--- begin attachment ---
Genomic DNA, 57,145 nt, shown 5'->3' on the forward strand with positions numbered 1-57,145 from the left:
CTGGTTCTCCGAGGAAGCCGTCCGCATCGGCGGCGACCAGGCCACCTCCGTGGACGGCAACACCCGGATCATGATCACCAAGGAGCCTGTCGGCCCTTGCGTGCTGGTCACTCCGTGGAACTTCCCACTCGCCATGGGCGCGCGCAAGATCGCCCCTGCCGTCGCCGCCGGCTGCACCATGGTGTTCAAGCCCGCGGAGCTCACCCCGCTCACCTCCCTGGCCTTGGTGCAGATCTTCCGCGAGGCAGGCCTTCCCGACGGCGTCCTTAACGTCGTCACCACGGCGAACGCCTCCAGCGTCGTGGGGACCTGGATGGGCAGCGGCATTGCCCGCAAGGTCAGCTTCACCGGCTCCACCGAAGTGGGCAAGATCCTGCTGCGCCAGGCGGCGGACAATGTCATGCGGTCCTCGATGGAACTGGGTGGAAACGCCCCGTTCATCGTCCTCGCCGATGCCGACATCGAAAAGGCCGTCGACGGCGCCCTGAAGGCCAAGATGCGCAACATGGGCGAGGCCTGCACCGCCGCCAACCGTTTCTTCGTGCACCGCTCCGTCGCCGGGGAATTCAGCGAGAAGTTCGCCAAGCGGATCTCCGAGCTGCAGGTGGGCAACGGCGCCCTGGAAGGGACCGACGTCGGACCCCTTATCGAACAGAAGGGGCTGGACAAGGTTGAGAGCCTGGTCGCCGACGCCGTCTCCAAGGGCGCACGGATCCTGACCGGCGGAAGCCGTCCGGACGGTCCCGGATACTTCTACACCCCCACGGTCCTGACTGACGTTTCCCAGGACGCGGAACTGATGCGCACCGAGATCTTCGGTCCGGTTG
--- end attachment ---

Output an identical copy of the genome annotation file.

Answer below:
Genomic DNA, 57,145 nt, shown 5'->3' on the forward strand with positions numbered 1-57,145 from the left:
CTGGTTCTCCGAGGAAGCCGTCCGCATCGGCGGCGACCAGGCCACCTCCGTGGACGGCAACACCCGGATCATGATCACCAAGGAGCCTGTCGGCCCTTGCGTGCTGGTCACTCCGTGGAACTTCCCACTCGCCATGGGCGCGCGCAAGATCGCCCCTGCCGTCGCCGCCGGCTGCACCATGGTGTTCAAGCCCGCGGAGCTCACCCCGCTCACCTCCCTGGCCTTGGTGCAGATCTTCCGCGAGGCAGGCCTTCCCGACGGCGTCCTTAACGTCGTCACCACGGCGAACGCCTCCAGCGTCGTGGGGACCTGGATGGGCAGCGGCATTGCCCGCAAGGTCAGCTTCACCGGCTCCACCGAAGTGGGCAAGATCCTGCTGCGCCAGGCGGCGGACAATGTCATGCGGTCCTCGATGGAACTGGGTGGAAACGCCCCGTTCATCGTCCTCGCCGATGCCGACATCGAAAAGGCCGTCGACGGCGCCCTGAAGGCCAAGATGCGCAACATGGGCGAGGCCTGCACCGCCGCCAACCGTTTCTTCGTGCACCGCTCCGTCGCCGGGGAATTCAGCGAGAAGTTCGCCAAGCGGATCTCCGAGCTGCAGGTGGGCAACGGCGCCCTGGAAGGGACCGACGTCGGACCCCTTATCGAACAGAAGGGGCTGGACAAGGTTGAGAGCCTGGTCGCCGACGCCGTCTCCAAGGGCGCACGGATCCTGACCGGCGGAAGCCGTCCGGACGGTCCCGGATACTTCTACACCCCCACGGTCCTGACTGACGTTTCCCAGGACGCGGAACTGATGCGCACCGAGATCTTCGGTCCGGTTG